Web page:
Toward the beginning of Boundaries, beleaguered single mom Laura (Vera Farmiga), her shiftless father Jack (Christopher Plummer), and her oddball teenage son, Henry (Lewis MacDougall), set off on a multi-state West Coast road trip in Jack’s old Rolls-Royce. An hour into the journey, they carelessly run out of gas. This cul-de-sac of a plot development provides such an obvious metaphor for the tedium of the movie at large that pointing it out—picking on this scrappy, heartfelt paean to struggling underdogs—feels almost unfair. Then again, Boundaries rarely shies away from obvious metaphors; it’s a movie that sends its characters on a journey with a destination that turns out to be, get this, inconsequential, featuring a heroine who can’t stop adopting needy stray dogs and cats despite having her own problems to deal with. Quirky indie dramedies that live by hackneyed metaphors can die by them, too.
And boy, is Boundaries fine with being a quirky indie dramedy. Farmiga, a wonderful performer, seems to have done a temporary career-swap with Toni Collette; while family-drama mainstay Collette stars in the horror picture Hereditary, Conjuring alum Farmiga leads a dysfunctional family that’s just one self-help-obsessed dad away from Little Miss Sunshine. Henry is a social outcast who has a hard time connecting with both his classmates and his authority figures, channeling his artistic impulses into challenging art where he depicts people he doesn’t know very well fully nude. This might better resemble the intended outsider-art eccentricity if his desire to show people their speculative portraits didn’t play like mocking harassment.
At least Henry seems like a genuine creep (if not necessarily intentionally). Jack is an 85-year-old man who bravely flouts society’s conventions by behaving exactly the same way as the entire elderly population of American indie movies: He swears, he schemes, and he speaks his mind bluntly! How will audiences recover from this bold feat of subversion, wherein an older white male does whatever he wants and gets away with it? (At this point, it might feel fresh to depict the elderly as genuinely enfeebled.) Even Jack’s duplicity is second-hand. He tears a page from the Royal Tenenbaum playbook by pretending to be dying of cancer to convince Laura to drive him down to Los Angeles, where he will live with his other daughter JoJo (Kristen Schaal) after getting kicked out of his retirement home.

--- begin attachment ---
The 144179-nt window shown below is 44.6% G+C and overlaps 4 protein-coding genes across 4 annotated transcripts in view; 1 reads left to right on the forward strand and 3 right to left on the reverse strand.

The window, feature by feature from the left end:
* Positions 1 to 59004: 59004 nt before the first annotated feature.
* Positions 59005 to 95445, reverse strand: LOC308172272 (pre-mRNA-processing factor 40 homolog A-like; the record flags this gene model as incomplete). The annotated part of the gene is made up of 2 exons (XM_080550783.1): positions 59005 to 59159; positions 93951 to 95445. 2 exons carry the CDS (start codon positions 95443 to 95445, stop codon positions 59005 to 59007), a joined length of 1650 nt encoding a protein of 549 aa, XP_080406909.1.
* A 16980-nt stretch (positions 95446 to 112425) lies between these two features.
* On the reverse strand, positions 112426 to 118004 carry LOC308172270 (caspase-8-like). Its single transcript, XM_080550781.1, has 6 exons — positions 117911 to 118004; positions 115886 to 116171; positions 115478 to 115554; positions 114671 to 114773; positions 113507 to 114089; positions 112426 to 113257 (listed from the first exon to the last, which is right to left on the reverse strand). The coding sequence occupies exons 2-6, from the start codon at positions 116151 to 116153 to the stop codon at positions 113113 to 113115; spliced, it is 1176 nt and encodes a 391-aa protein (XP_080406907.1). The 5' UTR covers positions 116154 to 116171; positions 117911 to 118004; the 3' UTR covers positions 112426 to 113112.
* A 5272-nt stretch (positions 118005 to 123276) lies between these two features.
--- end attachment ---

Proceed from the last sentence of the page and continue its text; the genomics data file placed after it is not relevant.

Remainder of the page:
Jack fails to mention to Laura that he was kicked out for growing and selling marijuana, though he quickly lets Henry in on his plan to turn the road trip into a dope-selling odyssey, which involves making pit stops to see various colorful characters from the family’s past, including Henry’s deadbeat dad (Bobby Cannavale). Laura, who opens the movie specifically indicating to her therapist that she has trouble saying no to her neglectful father, steadfastly refuses to believe that he is genuinely interested in rejoining her life. Meanwhile, Henry, who is seen called to the principal’s office for a physical altercation and disdains his own absent father, is nervous to the point of nausea over the world’s mildest drug deals and also inexplicably enamored of Jack’s wheeling and dealing.
In other words, these characters are loose bundles of contradictory yet solvable quirks, twined together with indie-family clichés. It doesn’t play as opportunistic, exactly; Boundaries clearly wants to approximate the messy rhythms of real life. But its way into this material is constant oscillation between broad antics and hopped-up domestic drama. Either way it goes, there is a lot of yelling.
Sometimes, writer-director Shana Feste feeds her characters a sharp line (“I can’t date people I like; it wouldn’t be fair to them,” Laura tells a would-be suitor), or a quiet moment of connection, like a reunion scene between Farmiga and Cannavale that these two pros nearly make work by sheer force of will. These are bright spots in a movie sorely lacking them, sometimes literally. Much of Boundaries has overcast, drab lighting meant to mimic the weather of its Pacific Northwest settings. It’s supposed to be evocative, but in many scenes the characters just look dim and overly backlit, to the point of obscuring the actors’ expressiveness. There might be another metaphor in there somewhere.